Mama bears may need to raise their snouts and join the chorus protesting junk food.
The more sugary, highly processed foods that 30 female black bears scrounged from humans, the less time the bears were likely to spend hibernating, researchers found. In turn, bears that hibernated less tended to score worse on a test for aging at the cellular level, wildlife ecologist Rebecca Kirby and her colleagues conclude February 21 in Scientific Reports.
The new research grew out of an earlier project to see what wild black bears across Colorado were eating, says study coauthor Jonathan Pauli, a community ecologist at the University of Wisconsin–Madison. Kirby, his Ph.D. student at the time, checked diets from hundreds of bears across the state. Hunters there are not allowed to set out bear bait, such as heaps of doughnuts or candy, so the animals’ exposure to human food comes mostly from scavenging.
When bears eat more processed foods, their tissue picks up higher concentrations of a stable form of carbon called carbon-13. That extra carbon comes from plants such as corn and cane sugar. (These crop plants concentrate the atmosphere’s normally sparse amounts of carbon-13 as they build sugar molecules in steps somewhat different from those in most of North America’s wild plants.)
Looking for the telltale forms of carbon in that earlier study, the researchers found bears in some places scavenging “really high” proportions of people’s leftovers. On occasion, these leftovers made up more than 30 percent of bears’ diets, Pauli says.
In the new study, Kirby looked at the impact of diet on hibernation. Bears typically slumber four to six months, during which female bears give birth. Kirby and her colleagues focused on 30 free-roaming females around Durango that were monitored by Colorado’s Parks and Wildlife department. The team first tested bears for carbon-13, and determined that the ones that ate more human-related foods tended to hibernate for shorter periods of time.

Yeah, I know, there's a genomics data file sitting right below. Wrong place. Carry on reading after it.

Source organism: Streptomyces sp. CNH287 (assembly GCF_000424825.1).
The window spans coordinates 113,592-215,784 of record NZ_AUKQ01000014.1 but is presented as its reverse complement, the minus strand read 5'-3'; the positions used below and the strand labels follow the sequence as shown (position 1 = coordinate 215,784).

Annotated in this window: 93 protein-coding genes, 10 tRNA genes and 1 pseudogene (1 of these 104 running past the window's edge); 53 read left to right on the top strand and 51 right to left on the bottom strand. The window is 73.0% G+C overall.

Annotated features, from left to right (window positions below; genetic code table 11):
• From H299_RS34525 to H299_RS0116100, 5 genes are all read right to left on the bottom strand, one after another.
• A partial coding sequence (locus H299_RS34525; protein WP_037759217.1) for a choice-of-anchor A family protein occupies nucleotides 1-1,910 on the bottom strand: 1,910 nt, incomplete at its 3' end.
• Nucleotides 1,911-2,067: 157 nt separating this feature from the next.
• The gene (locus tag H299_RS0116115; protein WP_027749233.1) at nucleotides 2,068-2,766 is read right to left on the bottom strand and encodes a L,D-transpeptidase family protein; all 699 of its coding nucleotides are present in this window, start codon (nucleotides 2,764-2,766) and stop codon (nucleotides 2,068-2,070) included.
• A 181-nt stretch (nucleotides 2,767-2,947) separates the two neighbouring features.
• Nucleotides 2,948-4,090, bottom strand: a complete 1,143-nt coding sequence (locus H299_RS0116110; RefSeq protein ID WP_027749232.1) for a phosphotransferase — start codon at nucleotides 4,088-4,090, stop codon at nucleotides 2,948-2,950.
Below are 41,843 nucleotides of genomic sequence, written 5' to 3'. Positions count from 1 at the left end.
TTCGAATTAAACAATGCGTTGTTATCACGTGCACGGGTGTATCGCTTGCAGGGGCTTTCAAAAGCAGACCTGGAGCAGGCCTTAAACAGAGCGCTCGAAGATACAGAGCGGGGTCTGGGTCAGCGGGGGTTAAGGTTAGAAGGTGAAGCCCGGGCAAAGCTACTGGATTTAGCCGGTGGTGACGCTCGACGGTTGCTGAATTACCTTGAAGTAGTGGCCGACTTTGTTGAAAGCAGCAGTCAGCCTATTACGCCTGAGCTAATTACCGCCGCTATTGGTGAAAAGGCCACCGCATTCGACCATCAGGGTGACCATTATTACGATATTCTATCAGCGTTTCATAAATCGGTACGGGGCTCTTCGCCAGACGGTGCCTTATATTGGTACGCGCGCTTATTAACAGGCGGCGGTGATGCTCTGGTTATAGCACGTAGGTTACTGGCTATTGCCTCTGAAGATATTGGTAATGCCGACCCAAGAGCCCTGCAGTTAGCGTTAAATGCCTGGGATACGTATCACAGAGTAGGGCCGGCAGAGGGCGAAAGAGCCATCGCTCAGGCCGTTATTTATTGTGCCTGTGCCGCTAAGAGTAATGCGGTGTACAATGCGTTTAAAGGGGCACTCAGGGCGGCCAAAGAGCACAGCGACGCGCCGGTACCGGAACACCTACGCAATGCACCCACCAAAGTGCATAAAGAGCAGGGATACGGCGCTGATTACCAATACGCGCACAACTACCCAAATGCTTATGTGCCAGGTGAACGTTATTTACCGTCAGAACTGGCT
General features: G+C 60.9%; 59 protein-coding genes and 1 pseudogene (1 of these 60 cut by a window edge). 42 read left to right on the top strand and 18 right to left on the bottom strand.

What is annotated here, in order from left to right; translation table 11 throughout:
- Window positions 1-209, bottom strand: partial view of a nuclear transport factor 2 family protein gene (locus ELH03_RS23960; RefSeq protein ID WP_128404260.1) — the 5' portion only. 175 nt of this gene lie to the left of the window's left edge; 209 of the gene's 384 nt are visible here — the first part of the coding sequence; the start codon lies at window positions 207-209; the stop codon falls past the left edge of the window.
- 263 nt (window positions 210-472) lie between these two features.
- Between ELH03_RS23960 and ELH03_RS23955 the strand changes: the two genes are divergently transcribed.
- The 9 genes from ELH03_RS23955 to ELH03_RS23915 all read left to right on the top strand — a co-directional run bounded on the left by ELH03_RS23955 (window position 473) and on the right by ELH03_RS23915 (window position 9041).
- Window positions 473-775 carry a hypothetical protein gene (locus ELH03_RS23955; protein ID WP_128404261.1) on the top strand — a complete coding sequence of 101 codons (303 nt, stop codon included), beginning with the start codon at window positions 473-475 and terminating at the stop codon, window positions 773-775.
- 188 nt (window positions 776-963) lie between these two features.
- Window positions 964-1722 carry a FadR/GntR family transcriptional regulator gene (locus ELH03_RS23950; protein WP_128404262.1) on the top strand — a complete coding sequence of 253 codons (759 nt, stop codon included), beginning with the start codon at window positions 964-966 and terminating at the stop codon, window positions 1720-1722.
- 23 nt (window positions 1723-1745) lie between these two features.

Studies in smaller hibernating mammals hint that these seasonal metabolic slowdowns might delay the ravages of aging. If that’s true, shortening hibernation bouts might have a downside for the bears.
To measure aging, the researchers tested for relative changes in length of what are called telomeres. These repetitive bits of DNA form the ends of chromosomes in complex cells. As cells divide over time, telomere bits fail to get copied and telomeres gradually shorten. Various researchers propose that tracking this shortening can reveal how quickly a creature is aging. Among bears in the study, those that hibernated for shorter periods had telomeres that shortened more quickly than those of other bears, suggesting the animals were aging faster, the team found.
Free-ranging bears didn’t always cooperate with Kirby’s needs for several kinds of data, so she does not claim to have made one direct and “definitive” link between bears eating more human food and shortening telomeres as a sign of aging. So far, Kirby, now with the U.S. Fish and Wildlife Service in Sacramento, Calif., calls the evidence “suggestive.”
Using additional methods to measure telomeres could help clarify what is going on at the cellular level, says telomere researcher Jerry Shay of the University of Texas Southwestern Medical Center in Dallas. Still, he muses, the idea of connecting more human food, truncated bear hibernation and faster cell aging “may be correct.”